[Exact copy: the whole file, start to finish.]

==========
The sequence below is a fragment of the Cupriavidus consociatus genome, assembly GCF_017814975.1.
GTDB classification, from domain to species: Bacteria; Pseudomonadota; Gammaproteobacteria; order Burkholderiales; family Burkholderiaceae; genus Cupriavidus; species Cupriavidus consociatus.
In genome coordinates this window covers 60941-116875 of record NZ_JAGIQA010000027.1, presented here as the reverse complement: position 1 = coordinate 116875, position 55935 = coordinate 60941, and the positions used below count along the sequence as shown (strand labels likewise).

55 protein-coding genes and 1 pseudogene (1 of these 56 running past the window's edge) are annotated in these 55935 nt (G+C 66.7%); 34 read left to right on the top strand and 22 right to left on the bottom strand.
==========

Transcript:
The sequence below is a fragment of the Cupriavidus consociatus genome, assembly GCF_017814975.1.
GTDB classification, from domain to species: Bacteria; Pseudomonadota; Gammaproteobacteria; order Burkholderiales; family Burkholderiaceae; genus Cupriavidus; species Cupriavidus consociatus.
In genome coordinates this window covers 60941-116875 of record NZ_JAGIQA010000027.1, presented here as the reverse complement: position 1 = coordinate 116875, position 55935 = coordinate 60941, and the positions used below count along the sequence as shown (strand labels likewise).

55 protein-coding genes and 1 pseudogene (1 of these 56 running past the window's edge) are annotated in these 55935 nt (G+C 66.7%); 34 read left to right on the top strand and 22 right to left on the bottom strand.